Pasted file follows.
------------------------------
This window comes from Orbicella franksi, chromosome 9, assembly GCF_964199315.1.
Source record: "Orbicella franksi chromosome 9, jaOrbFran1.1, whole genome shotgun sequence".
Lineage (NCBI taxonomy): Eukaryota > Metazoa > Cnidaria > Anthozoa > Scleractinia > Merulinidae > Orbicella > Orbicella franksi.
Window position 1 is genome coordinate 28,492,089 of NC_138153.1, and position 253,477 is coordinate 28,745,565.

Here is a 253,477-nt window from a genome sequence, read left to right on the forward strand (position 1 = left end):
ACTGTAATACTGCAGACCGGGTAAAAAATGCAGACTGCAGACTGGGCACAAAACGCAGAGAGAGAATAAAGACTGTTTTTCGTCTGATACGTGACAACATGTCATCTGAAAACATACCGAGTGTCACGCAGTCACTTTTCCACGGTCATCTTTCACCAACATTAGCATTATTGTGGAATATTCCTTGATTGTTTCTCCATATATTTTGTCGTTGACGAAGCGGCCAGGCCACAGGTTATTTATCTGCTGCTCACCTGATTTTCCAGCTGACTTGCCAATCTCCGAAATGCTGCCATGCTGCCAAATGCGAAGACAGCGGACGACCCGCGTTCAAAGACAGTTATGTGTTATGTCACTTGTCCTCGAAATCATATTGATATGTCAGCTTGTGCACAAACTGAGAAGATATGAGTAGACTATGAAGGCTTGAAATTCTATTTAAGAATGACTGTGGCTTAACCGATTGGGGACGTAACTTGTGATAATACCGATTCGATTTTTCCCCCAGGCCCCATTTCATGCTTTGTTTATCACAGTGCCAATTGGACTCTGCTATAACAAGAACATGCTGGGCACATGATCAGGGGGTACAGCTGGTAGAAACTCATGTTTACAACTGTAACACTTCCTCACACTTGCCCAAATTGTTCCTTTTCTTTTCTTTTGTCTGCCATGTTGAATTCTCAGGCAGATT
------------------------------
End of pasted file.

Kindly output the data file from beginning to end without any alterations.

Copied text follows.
This window comes from Orbicella franksi, chromosome 9, assembly GCF_964199315.1.
Source record: "Orbicella franksi chromosome 9, jaOrbFran1.1, whole genome shotgun sequence".
Lineage (NCBI taxonomy): Eukaryota > Metazoa > Cnidaria > Anthozoa > Scleractinia > Merulinidae > Orbicella > Orbicella franksi.
Window position 1 is genome coordinate 28,492,089 of NC_138153.1, and position 253,477 is coordinate 28,745,565.

Here is a 253,477-nt window from a genome sequence, read left to right on the forward strand (position 1 = left end):
ACTGTAATACTGCAGACCGGGTAAAAAATGCAGACTGCAGACTGGGCACAAAACGCAGAGAGAGAATAAAGACTGTTTTTCGTCTGATACGTGACAACATGTCATCTGAAAACATACCGAGTGTCACGCAGTCACTTTTCCACGGTCATCTTTCACCAACATTAGCATTATTGTGGAATATTCCTTGATTGTTTCTCCATATATTTTGTCGTTGACGAAGCGGCCAGGCCACAGGTTATTTATCTGCTGCTCACCTGATTTTCCAGCTGACTTGCCAATCTCCGAAATGCTGCCATGCTGCCAAATGCGAAGACAGCGGACGACCCGCGTTCAAAGACAGTTATGTGTTATGTCACTTGTCCTCGAAATCATATTGATATGTCAGCTTGTGCACAAACTGAGAAGATATGAGTAGACTATGAAGGCTTGAAATTCTATTTAAGAATGACTGTGGCTTAACCGATTGGGGACGTAACTTGTGATAATACCGATTCGATTTTTCCCCCAGGCCCCATTTCATGCTTTGTTTATCACAGTGCCAATTGGACTCTGCTATAACAAGAACATGCTGGGCACATGATCAGGGGGTACAGCTGGTAGAAACTCATGTTTACAACTGTAACACTTCCTCACACTTGCCCAAATTGTTCCTTTTCTTTTCTTTTGTCTGCCATGTTGAATTCTCAGGCAGATT